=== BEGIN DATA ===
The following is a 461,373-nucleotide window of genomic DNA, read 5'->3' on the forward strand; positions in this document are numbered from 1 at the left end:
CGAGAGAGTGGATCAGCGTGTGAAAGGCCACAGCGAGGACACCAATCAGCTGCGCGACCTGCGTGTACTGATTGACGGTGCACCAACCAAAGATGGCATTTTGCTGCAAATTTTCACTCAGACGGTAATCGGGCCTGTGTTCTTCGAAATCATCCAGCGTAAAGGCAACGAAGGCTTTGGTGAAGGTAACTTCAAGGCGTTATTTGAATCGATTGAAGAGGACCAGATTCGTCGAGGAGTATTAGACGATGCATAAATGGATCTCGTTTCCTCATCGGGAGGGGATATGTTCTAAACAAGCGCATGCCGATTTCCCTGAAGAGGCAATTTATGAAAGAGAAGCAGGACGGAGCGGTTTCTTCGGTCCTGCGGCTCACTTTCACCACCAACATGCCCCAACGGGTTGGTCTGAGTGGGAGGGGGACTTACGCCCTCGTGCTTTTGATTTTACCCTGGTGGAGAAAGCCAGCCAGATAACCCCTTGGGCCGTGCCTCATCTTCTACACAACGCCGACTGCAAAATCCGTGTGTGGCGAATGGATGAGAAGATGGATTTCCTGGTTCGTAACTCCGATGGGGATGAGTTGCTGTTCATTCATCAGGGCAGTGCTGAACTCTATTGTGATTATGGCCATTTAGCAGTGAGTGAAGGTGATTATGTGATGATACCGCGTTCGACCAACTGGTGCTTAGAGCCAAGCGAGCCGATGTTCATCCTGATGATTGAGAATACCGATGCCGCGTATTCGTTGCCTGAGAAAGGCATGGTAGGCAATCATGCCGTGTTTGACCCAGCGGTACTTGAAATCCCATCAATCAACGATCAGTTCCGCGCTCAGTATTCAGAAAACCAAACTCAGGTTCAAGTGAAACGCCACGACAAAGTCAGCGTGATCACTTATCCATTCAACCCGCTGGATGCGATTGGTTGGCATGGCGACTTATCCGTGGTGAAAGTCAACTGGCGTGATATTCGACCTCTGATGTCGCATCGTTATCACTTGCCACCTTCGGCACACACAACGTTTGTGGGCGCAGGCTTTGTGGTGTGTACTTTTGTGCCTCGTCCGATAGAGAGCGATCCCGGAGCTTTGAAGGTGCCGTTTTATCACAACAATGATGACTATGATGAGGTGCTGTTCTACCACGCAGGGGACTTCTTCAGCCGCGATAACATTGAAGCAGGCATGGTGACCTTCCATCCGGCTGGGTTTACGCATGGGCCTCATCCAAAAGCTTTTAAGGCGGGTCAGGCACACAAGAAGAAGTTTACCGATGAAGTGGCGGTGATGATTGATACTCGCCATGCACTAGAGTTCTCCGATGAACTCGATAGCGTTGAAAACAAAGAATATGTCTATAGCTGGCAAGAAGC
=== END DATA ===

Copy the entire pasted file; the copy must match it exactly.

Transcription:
The following is a 461,373-nucleotide window of genomic DNA, read 5'->3' on the forward strand; positions in this document are numbered from 1 at the left end:
CGAGAGAGTGGATCAGCGTGTGAAAGGCCACAGCGAGGACACCAATCAGCTGCGCGACCTGCGTGTACTGATTGACGGTGCACCAACCAAAGATGGCATTTTGCTGCAAATTTTCACTCAGACGGTAATCGGGCCTGTGTTCTTCGAAATCATCCAGCGTAAAGGCAACGAAGGCTTTGGTGAAGGTAACTTCAAGGCGTTATTTGAATCGATTGAAGAGGACCAGATTCGTCGAGGAGTATTAGACGATGCATAAATGGATCTCGTTTCCTCATCGGGAGGGGATATGTTCTAAACAAGCGCATGCCGATTTCCCTGAAGAGGCAATTTATGAAAGAGAAGCAGGACGGAGCGGTTTCTTCGGTCCTGCGGCTCACTTTCACCACCAACATGCCCCAACGGGTTGGTCTGAGTGGGAGGGGGACTTACGCCCTCGTGCTTTTGATTTTACCCTGGTGGAGAAAGCCAGCCAGATAACCCCTTGGGCCGTGCCTCATCTTCTACACAACGCCGACTGCAAAATCCGTGTGTGGCGAATGGATGAGAAGATGGATTTCCTGGTTCGTAACTCCGATGGGGATGAGTTGCTGTTCATTCATCAGGGCAGTGCTGAACTCTATTGTGATTATGGCCATTTAGCAGTGAGTGAAGGTGATTATGTGATGATACCGCGTTCGACCAACTGGTGCTTAGAGCCAAGCGAGCCGATGTTCATCCTGATGATTGAGAATACCGATGCCGCGTATTCGTTGCCTGAGAAAGGCATGGTAGGCAATCATGCCGTGTTTGACCCAGCGGTACTTGAAATCCCATCAATCAACGATCAGTTCCGCGCTCAGTATTCAGAAAACCAAACTCAGGTTCAAGTGAAACGCCACGACAAAGTCAGCGTGATCACTTATCCATTCAACCCGCTGGATGCGATTGGTTGGCATGGCGACTTATCCGTGGTGAAAGTCAACTGGCGTGATATTCGACCTCTGATGTCGCATCGTTATCACTTGCCACCTTCGGCACACACAACGTTTGTGGGCGCAGGCTTTGTGGTGTGTACTTTTGTGCCTCGTCCGATAGAGAGCGATCCCGGAGCTTTGAAGGTGCCGTTTTATCACAACAATGATGACTATGATGAGGTGCTGTTCTACCACGCAGGGGACTTCTTCAGCCGCGATAACATTGAAGCAGGCATGGTGACCTTCCATCCGGCTGGGTTTACGCATGGGCCTCATCCAAAAGCTTTTAAGGCGGGTCAGGCACACAAGAAGAAGTTTACCGATGAAGTGGCGGTGATGATTGATACTCGCCATGCACTAGAGTTCTCCGATGAACTCGATAGCGTTGAAAACAAAGAATATGTCTATAGCTGGCAAGAAGC